Standing by a bullied teen is all it takes: Schneller
Burger King PSA shows us that most of the time, we don’t need to confront anyone to stop a wrong.
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The Show: Burger King Anti-Bullying PSA (youtube.com)
The Moment: The good example
Burger King sets up an experiment: They hide cameras, and hire four teenage actors. Three of them bully the fourth. In full view of real customers, they taunt him, push him out of his chair, pour pop on his food. Meanwhile, their “employees” serve mashed-up burgers to those same customers. Ninety-five per cent of the customers complain about their burgers. Only 12 per cent stand up for the kid.
Just as we’re thinking, “This is a false equivalency,” we see one of the stand-up customers, a cool-looking woman in a jacket. “Are you OK?” she asks the kid. Though he says, “Yeah,” she gets up and moves her food to his table.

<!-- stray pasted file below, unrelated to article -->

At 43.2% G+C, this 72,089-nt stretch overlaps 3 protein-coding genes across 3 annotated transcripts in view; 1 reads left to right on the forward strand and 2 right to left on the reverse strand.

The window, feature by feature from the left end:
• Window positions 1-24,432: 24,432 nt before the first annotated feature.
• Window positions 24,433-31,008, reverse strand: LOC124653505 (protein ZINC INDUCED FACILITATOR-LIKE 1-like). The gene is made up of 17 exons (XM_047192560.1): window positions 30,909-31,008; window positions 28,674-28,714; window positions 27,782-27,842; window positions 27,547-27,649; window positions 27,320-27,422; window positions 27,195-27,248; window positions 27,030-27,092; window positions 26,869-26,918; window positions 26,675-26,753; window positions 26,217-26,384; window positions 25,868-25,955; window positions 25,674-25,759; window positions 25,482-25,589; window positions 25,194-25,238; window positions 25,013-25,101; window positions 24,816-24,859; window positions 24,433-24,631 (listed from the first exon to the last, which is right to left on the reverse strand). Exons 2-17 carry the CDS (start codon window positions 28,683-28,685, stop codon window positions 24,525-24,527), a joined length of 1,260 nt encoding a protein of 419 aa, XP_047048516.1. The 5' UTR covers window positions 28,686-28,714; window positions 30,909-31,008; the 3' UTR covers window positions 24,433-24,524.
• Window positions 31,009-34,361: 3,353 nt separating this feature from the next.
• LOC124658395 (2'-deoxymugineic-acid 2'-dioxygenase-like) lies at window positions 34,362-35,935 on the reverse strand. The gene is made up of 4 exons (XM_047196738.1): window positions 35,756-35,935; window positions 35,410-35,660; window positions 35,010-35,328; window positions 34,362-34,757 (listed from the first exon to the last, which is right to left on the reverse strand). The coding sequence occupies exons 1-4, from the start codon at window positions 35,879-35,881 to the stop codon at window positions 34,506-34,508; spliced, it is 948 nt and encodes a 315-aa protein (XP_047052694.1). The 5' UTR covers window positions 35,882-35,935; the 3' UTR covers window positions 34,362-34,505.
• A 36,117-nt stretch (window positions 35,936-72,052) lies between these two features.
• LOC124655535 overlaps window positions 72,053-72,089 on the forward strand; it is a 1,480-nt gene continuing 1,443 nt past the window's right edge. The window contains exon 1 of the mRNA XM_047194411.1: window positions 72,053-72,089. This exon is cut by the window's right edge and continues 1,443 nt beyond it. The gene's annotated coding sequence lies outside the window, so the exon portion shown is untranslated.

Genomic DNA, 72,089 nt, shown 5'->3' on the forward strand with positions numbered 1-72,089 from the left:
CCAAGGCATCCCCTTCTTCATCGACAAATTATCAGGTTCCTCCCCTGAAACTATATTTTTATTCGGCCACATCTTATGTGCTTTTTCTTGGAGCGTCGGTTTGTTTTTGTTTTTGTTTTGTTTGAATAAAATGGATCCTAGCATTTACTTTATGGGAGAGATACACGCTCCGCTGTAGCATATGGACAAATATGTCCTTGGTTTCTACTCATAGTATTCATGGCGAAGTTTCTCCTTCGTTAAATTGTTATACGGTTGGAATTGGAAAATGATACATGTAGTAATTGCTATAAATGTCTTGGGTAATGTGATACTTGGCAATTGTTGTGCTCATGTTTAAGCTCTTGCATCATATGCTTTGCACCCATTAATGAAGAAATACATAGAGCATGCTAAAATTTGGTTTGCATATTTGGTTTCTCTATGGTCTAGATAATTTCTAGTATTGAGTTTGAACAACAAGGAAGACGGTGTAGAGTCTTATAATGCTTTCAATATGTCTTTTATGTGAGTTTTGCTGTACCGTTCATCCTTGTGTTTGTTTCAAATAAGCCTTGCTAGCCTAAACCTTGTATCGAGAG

She asks a bully his name, and shakes his hand. She says a nice goodbye when the bullies leave. Then she tells the bullied boy, “In an ideal world, if someone sees something weird happening, they come over and say hey, this is not OK.”
We see another customer defend the boy, too, a man who says to the bullies, “He’s not having fun, so I think you should leave him alone.” Later, he tells the camera, “To feel defenseless is one of the worst things in the world,” and we’re directed to a relevant website, nobully.org.
As manipulative as this public service announcement is, it’s also supremely effective. It shows us that most of the time, we don’t need to confront anyone to stop a wrong. The simple act of standing with the person who’s being wronged — literally, standing near them — is all it takes.
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